Listening to (and understanding) the owners’ perspective

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boston college

boston college sealIf you are tasked with organizing association events, you can almost certainly be sure of success in attracting a crowd if you schedule as guest speakers representatives of the owners of current and future projects. Everyone wants to know about opportunities and I think most of us sometimes dream of gleaning the bit of information from the owners’s representative that can lead us to future business.

The question is:  How well do we listen to (and learn from) the owners’ perspective?

Consider, for example, some of the advice from Mary Nardone, Boston Colleges associate vice-president for capital projects. In her SMPS Marketer article, If I told you once . . . Rules for Working With Owners, she gives 10 pieces of advice, most which seem so simple and obvious to me I’m amazed that anyone seriously seeking business would even think of breaking them.

For example, her first rule, Don’t be late.

When you are attending working sessions with our end-users, design meetings with senior administrators, construction meetings with the general contractor, or providing a proposal for design services or a request for additional service fees, don’t be late — and don’t miss deadlines.  Tardiness makes an immediate impression that is difficult to erase, especially if it occurs more than once.  Make sure the team members representing your firm understand this to be your rule.

Seems simple enough. And so do the others, including:

Do your homework

Do your  best

Share your toys (meaning, if you have other owner clients, bring them with you on site tours. I can see how this would create a great reference/relationship marketing opportunities. She also suggests you might co-ordinate office visits to show your technologies; possible with private institutions, but I suspect harder to pull off with public organizations)

Actions speak louder than words

“We don’t care if everyone else is doing it!”

This is a big one — and it’s a fine line. On the one hand, owners want to see the trends on other campuses (as I noted under ‘share your toys’) but we do not intend to jump off bridges just because everyone else does. This ties into ‘Do your homework’.  Use care that your recommendations and examples are relevant to our campus context. This rule also applies to signature design elements; we don’t care if you are doing it elsewhere, that doesn’t mean it’s the right fit on our campus.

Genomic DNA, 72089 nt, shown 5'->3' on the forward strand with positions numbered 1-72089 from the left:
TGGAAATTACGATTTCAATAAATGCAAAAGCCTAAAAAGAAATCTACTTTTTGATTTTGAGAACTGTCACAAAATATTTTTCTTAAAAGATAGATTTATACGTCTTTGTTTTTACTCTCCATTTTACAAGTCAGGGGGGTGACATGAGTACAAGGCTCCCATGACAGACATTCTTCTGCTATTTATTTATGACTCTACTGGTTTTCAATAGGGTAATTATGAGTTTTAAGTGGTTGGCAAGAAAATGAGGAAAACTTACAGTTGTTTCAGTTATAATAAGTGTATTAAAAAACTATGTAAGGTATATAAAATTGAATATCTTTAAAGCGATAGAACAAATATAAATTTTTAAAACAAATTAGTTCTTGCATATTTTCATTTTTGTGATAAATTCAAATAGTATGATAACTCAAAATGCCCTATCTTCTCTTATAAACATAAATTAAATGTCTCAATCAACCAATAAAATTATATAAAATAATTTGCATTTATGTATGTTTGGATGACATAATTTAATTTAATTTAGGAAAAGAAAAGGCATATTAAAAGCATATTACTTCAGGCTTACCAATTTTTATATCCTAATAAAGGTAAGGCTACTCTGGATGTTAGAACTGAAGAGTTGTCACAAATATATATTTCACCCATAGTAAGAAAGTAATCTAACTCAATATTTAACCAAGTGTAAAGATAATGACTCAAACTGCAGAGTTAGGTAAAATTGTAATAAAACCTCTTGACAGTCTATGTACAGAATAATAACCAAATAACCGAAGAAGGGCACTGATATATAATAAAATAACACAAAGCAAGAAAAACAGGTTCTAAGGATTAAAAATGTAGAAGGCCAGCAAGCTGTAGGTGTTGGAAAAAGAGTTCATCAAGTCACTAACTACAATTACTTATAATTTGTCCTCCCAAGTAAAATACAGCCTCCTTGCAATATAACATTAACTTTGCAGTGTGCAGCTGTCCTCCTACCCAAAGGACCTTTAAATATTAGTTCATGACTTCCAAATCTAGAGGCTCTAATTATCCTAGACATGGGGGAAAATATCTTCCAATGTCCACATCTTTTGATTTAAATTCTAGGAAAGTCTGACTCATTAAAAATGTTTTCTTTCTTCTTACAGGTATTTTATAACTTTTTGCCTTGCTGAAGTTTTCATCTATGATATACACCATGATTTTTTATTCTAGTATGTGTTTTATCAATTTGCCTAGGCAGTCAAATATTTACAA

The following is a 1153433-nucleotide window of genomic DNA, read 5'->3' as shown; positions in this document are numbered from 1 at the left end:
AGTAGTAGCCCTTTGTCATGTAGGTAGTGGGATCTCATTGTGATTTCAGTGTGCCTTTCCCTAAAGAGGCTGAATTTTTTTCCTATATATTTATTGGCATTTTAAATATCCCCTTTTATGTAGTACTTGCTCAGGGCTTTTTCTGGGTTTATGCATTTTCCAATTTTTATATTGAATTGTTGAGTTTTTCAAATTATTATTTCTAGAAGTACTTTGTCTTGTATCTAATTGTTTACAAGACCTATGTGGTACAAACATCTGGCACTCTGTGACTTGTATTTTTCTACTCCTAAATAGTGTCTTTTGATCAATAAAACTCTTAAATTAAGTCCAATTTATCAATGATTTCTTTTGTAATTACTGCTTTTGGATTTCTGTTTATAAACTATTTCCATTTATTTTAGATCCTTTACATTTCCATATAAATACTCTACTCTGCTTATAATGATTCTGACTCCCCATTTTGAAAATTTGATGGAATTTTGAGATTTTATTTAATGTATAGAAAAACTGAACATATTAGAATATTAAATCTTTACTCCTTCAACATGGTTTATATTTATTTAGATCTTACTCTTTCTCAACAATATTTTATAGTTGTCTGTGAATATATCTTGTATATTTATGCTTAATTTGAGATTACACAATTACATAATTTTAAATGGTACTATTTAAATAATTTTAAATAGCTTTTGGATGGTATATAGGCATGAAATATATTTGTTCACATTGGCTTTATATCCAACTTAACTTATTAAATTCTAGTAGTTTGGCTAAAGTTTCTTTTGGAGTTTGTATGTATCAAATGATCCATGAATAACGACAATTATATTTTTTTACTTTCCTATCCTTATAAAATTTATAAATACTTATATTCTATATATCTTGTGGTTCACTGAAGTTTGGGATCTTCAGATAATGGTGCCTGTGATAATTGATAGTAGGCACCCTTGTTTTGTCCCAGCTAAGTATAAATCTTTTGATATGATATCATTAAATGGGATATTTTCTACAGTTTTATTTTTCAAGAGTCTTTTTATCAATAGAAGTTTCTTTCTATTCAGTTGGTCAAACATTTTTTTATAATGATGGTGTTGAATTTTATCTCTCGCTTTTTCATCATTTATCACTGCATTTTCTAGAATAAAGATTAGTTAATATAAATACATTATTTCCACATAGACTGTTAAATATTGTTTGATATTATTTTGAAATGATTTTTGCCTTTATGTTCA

If you struggle with the owner’s logic for not wanting a particular element or option, don’t ignore these objections (hoping we’ll forget or give in.) And never make the owner over-defend a position — remember Mom’s number one reason, ‘Because I said so.’

Watch your language!  — be careful with jargon, and understand the technical terms and wording used by your potential client. Is it a “dormitory” or “residence hall” at this campus?

Money doesn’t grow on trees

Keep your promises

I’ve provided some explanations for some of the less obvious rules, because I think you can read quite clearly the meaning in the ones that I just list in order here.

Underlying these rules, of course, is the fact that you should appreciate in seeking out new business, the story behind success is far more quality than quantity. Grinding out boilerplate presentations will just turn into a grind. Truly knowing your prospective client, understanding needs, and maintaining/extending solid relationships will almost certainly lead to new business.

Realize that even in public-bid/competition environments, you can be confident that the general rule in the ongoing Construction Marketing Ideas survey applies. Most business — more than 70 per cent, arises from repeat and referral sources. Anything you can do to enhance these two streams will be disproportionately effective. You’ll see how, in these examples, why Nardone’s rules are much easier to successfully apply when you can connect the dots and provide a meaningful related client recommendation and how you will kill future (repeat) business by breaking these rules. Perhaps you can build your ability to comply with the 10 rules into your “go/no go” matrix as well. Score a perfect 10, it’s a go. Anything less, be careful — and if you can’t get eight out of 10, then maybe you should look elsewhere before jamming another proposal through the system.

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